Thursday, June 19, 2008

Two Days of Torture

Two Days of Torture
by James O'Donnell at CODE PINK DC House
 
Over the last two days in the Senate and House, Code Pink has attended some nine hours of hearings dealing with the origins of the Bush administration's policy of “enhanced interrogations,” or as we on planet Earth call it, TORTURE.
 
But don't take our word for it.
 
Consider, if you prefer, the opinion of former General Counsel of the Navy, Alberto Mora, who was so alarmed by this “policy of cruelty,” including forced nudity, stress positions, and waterboarding (a “classic and reviled” form of torture, per Mora), that he threatened to go public with what he saw as a “mistake of massive proportions,” forcing the retraction of the policy... or so he thought.
 
But, like so many of us, Mora was deceived by his superiors.
 
Nine days later, disregarding Mora's objections and similar concerns coming from his counterparts in the legal offices of the USAF, Army, and Marines (as well as objections coming from the FBI and the Defense Department's Criminal Investigation Task Force), top “Bushies” David Addington, John Yoo, William Haynes, et al, pushed the policy through behind their backs, behind the backs, even, of the working group assigned to vet the policy – and without any real consideration of whether the brutal tactics they sought to employ had any proven value in terms of gaining actionable intelligence.
 
(They hadn't.)
 
William J. Haynes II, the Pentagon's General Counsel under Rumsfeld, stovepiped the custom-ordered (if “seriously deficient”)* legal opinion of GITMO's junior officer, Lt. Col. Diane “eager” Beaver, who admits she was stunned to see her humble “legal” analysis instantly elevated into national policy, albeit without the “controls” she envisioned.
 
As Senate testimony revealed, the Navy Seals' SERE (Survive, Evade, Resist, Escape) training regimen was “reverse-engineered,” and the Bush administration promptly adopted the illegal and inhumane interrogation methods of our former enemies: the Japanese under Hirohito, the Vietcong, and the Soviets.
 
With the apparent blessing of top administration officials in the White House and the departments of Justice and Defense, SERE instructors – with no formal training in interrogation – were dispatched (eventually to Iraq) to teach our soldiers how to strip prisoners, deprive them of sleep, slap, sexually humiliate, and waterboard them, not forgetting to insult and offend their religion.
 
In fact, the methods the “Bushies” chose to employ so pushed the legal (and moral) envelope that their early discussions explicitly acknowledged the need to duck the International Committee of the Red Cross and to admonish interrogators that, “if the detainee dies, you're doing it wrong.”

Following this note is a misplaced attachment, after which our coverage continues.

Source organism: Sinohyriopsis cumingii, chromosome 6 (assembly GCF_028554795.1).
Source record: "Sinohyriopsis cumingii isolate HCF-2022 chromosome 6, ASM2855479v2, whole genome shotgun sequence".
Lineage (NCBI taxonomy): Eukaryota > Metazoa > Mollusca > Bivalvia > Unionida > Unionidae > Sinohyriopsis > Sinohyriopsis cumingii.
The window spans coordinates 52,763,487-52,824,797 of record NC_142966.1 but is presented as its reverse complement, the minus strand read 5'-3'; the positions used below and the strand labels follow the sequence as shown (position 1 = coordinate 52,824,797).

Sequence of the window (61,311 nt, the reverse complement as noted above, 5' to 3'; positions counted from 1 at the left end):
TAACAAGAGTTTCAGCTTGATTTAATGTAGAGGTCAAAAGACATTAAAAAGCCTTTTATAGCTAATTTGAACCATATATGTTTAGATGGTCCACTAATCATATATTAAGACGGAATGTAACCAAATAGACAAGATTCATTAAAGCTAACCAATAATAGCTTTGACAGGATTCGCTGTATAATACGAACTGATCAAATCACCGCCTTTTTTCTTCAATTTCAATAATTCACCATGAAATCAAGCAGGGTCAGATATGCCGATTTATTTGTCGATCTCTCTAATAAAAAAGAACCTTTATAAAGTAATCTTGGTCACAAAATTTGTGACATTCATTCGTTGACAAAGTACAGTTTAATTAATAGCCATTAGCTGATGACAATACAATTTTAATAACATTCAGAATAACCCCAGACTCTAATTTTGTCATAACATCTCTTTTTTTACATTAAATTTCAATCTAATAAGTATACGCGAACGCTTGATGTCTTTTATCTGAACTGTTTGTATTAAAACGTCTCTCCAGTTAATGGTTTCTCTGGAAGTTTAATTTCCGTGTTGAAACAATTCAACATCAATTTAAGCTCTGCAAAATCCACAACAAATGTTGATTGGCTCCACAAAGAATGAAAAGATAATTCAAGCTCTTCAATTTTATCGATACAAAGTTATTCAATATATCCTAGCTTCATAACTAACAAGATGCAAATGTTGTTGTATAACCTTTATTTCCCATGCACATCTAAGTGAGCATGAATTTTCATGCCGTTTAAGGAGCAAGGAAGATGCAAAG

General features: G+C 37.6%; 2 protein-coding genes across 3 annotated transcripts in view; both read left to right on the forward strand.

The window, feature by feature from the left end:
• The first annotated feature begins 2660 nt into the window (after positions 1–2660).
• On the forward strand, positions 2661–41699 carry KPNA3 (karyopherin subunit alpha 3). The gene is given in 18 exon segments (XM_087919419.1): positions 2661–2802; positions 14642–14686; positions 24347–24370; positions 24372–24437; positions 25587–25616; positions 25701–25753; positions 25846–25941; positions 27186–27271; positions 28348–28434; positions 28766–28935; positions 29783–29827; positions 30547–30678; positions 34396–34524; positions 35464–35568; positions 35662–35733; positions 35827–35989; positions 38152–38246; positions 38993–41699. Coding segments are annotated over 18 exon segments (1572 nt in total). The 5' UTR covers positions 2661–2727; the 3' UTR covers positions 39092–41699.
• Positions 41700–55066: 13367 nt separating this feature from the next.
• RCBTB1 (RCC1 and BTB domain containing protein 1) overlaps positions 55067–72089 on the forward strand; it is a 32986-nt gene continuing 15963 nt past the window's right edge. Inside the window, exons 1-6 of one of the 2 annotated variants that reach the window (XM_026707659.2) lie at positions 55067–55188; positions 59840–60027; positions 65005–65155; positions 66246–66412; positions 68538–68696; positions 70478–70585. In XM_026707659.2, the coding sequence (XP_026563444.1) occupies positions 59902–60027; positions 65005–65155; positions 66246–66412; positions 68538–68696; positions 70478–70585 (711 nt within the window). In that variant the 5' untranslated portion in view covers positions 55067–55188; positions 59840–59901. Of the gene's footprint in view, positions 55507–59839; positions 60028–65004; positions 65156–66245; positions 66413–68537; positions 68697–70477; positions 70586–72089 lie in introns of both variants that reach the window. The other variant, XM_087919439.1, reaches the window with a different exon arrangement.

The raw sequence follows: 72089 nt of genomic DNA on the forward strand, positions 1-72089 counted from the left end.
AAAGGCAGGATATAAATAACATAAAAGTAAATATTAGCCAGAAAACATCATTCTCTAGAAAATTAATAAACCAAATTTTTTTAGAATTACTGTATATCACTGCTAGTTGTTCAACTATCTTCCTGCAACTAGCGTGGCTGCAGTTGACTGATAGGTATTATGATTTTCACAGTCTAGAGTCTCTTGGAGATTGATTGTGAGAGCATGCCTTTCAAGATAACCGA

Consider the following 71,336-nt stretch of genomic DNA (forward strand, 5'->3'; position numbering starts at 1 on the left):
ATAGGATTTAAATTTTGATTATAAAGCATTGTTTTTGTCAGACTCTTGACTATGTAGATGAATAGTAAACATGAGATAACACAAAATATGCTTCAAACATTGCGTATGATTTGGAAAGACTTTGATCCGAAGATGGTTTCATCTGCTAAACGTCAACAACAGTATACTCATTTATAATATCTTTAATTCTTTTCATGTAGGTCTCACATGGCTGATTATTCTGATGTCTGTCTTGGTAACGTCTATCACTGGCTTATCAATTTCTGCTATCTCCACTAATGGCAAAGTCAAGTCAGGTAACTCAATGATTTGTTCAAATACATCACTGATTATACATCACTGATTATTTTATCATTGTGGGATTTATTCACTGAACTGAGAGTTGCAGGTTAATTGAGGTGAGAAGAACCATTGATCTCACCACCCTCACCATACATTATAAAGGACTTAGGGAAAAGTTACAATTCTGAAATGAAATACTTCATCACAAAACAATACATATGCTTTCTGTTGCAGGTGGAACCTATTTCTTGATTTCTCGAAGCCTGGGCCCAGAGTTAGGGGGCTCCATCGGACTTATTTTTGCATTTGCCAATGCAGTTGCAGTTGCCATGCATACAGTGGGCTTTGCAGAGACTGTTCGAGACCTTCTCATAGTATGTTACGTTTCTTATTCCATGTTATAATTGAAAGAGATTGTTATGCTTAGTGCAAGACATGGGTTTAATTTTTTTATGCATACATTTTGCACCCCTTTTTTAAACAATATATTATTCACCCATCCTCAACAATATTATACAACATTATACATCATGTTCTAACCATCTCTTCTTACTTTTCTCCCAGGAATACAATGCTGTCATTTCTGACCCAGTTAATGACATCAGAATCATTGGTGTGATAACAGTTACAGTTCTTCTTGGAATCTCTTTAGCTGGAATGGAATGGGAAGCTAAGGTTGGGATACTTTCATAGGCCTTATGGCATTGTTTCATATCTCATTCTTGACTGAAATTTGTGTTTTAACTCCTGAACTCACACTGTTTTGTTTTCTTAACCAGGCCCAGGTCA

Just as Bush had deployed White House Counsel Alberto Gonzales to the Justice Department to custom-order the infamous Bybee Memo (the it ain't torture, even if it is memo), the “cabal” described by Lawrence Wilkerson, Colin Powell's Chief of Staff, had dispatched Addington, Chertoff, and CIA Counsel Rizzo to GITMO to make sure that Lt. Col. Beaver knew just what kind of legal rationale they were seeking... for what kind of policy.
 
The result, per the General Fay report and that of the Defense Department's Inspector General:  Reverse-engineered SERE techniques initially implemented at GITMO soon “migrated” to Bagram Air Base in Afghanistan and, yes, to Abu Ghraib (Abu Ghraib, where even Lt. Col. Beaver was surprised to find Gen. Geoffrey Miller's shadow, Capt. Carolyn Wood, helping teach our soldiers to treat American prisoners “like dogs.” (Capt. Wood, according to Ms. Beaver, had been in charge at Bagram, where it’s acknowledged that two of America's prisoners had been beaten to death by their interrogators.)
 
Miller and Wood were in Iraq to “GITMO-ize” Abu Ghraib, and, as the notorious photographs later revealed, they succeeded beyond their wildest dreams... and our most horrific nightmares.
 
No wonder Rummy's pal, DoD Counsel Haynes, squelched the broad-based review of this monstrous policy, the review that was being done by Admiral Dalton, originally intended for the Joint Chiefs of Staff.
 
And no wonder Mr. Haynes had to answer “I don't recall” to so very many of the Senators' questions.
 
*per Rear Admiral Jane Dalton

2 comments:

JimPreston said...

Thanks so much for doing this.
There is a very detailed article from Feb. 2006 on Alberto Mora at
http://www.commondreams.org/headlines06/0220-03.htm

From the article, and knowing Mora's position as General Counsel of the Navy, it is quite clear that torture was not only approved, but encouraged by top administration officials, including the president and vice president. All of us should be ashamed that it takes years, and Senate hearings, to bring the obvious into a fairly dim light. God bless the men and women of Code Pink for being in the halls of congress to look under the rocks that the senators are afraid to turn over. They act like they are afraid to get their suits dirty, when their hands are covered in blood, and they send our children into the knee-deep sewage of Fallujah and Ramadi.
peace,
jim

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